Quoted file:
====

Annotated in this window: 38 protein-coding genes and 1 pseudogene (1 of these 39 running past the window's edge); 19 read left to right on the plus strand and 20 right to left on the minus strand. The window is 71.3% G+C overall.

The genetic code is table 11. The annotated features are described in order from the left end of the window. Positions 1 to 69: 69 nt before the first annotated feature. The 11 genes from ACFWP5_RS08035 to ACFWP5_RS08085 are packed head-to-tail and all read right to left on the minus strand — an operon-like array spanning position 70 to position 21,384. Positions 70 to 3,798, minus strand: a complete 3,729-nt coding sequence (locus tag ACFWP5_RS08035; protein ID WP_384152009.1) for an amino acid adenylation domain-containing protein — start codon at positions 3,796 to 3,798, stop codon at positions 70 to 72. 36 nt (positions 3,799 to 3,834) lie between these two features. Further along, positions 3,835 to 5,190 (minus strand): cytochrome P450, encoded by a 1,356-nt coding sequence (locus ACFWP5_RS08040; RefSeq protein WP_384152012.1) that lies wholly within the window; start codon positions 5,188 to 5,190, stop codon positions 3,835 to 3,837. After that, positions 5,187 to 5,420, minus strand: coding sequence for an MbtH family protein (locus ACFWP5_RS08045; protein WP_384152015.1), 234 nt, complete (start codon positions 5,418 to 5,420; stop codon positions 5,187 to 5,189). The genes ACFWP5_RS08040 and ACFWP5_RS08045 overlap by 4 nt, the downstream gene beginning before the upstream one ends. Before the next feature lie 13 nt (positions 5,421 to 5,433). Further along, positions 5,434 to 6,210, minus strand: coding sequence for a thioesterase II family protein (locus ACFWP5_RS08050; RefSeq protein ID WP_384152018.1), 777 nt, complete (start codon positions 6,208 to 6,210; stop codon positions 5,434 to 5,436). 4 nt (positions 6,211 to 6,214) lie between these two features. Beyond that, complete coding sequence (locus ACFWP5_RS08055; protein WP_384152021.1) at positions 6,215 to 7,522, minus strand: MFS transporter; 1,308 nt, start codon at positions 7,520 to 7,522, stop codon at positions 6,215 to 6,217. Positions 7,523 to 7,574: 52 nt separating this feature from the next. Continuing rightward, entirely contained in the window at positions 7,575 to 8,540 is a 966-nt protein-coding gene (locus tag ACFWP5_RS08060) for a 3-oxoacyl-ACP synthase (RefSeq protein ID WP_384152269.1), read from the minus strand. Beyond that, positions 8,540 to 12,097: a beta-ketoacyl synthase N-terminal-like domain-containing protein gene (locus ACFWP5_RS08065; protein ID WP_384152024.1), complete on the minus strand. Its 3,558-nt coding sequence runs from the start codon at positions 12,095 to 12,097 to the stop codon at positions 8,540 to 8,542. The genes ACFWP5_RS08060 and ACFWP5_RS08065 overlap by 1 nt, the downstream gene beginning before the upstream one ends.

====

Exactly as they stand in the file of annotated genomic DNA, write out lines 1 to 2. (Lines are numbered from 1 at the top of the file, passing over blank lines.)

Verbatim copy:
Annotated in this window: 38 protein-coding genes and 1 pseudogene (1 of these 39 running past the window's edge); 19 read left to right on the plus strand and 20 right to left on the minus strand. The window is 71.3% G+C overall.

The genetic code is table 11. The annotated features are described in order from the left end of the window. Positions 1 to 69: 69 nt before the first annotated feature. The 11 genes from ACFWP5_RS08035 to ACFWP5_RS08085 are packed head-to-tail and all read right to left on the minus strand — an operon-like array spanning position 70 to position 21,384. Positions 70 to 3,798, minus strand: a complete 3,729-nt coding sequence (locus tag ACFWP5_RS08035; protein ID WP_384152009.1) for an amino acid adenylation domain-containing protein — start codon at positions 3,796 to 3,798, stop codon at positions 70 to 72. 36 nt (positions 3,799 to 3,834) lie between these two features. Further along, positions 3,835 to 5,190 (minus strand): cytochrome P450, encoded by a 1,356-nt coding sequence (locus ACFWP5_RS08040; RefSeq protein WP_384152012.1) that lies wholly within the window; start codon positions 5,188 to 5,190, stop codon positions 3,835 to 3,837. After that, positions 5,187 to 5,420, minus strand: coding sequence for an MbtH family protein (locus ACFWP5_RS08045; protein WP_384152015.1), 234 nt, complete (start codon positions 5,418 to 5,420; stop codon positions 5,187 to 5,189). The genes ACFWP5_RS08040 and ACFWP5_RS08045 overlap by 4 nt, the downstream gene beginning before the upstream one ends. Before the next feature lie 13 nt (positions 5,421 to 5,433). Further along, positions 5,434 to 6,210, minus strand: coding sequence for a thioesterase II family protein (locus ACFWP5_RS08050; RefSeq protein ID WP_384152018.1), 777 nt, complete (start codon positions 6,208 to 6,210; stop codon positions 5,434 to 5,436). 4 nt (positions 6,211 to 6,214) lie between these two features. Beyond that, complete coding sequence (locus ACFWP5_RS08055; protein WP_384152021.1) at positions 6,215 to 7,522, minus strand: MFS transporter; 1,308 nt, start codon at positions 7,520 to 7,522, stop codon at positions 6,215 to 6,217. Positions 7,523 to 7,574: 52 nt separating this feature from the next. Continuing rightward, entirely contained in the window at positions 7,575 to 8,540 is a 966-nt protein-coding gene (locus tag ACFWP5_RS08060) for a 3-oxoacyl-ACP synthase (RefSeq protein ID WP_384152269.1), read from the minus strand. Beyond that, positions 8,540 to 12,097: a beta-ketoacyl synthase N-terminal-like domain-containing protein gene (locus ACFWP5_RS08065; protein ID WP_384152024.1), complete on the minus strand. Its 3,558-nt coding sequence runs from the start codon at positions 12,095 to 12,097 to the stop codon at positions 8,540 to 8,542. The genes ACFWP5_RS08060 and ACFWP5_RS08065 overlap by 1 nt, the downstream gene beginning before the upstream one ends.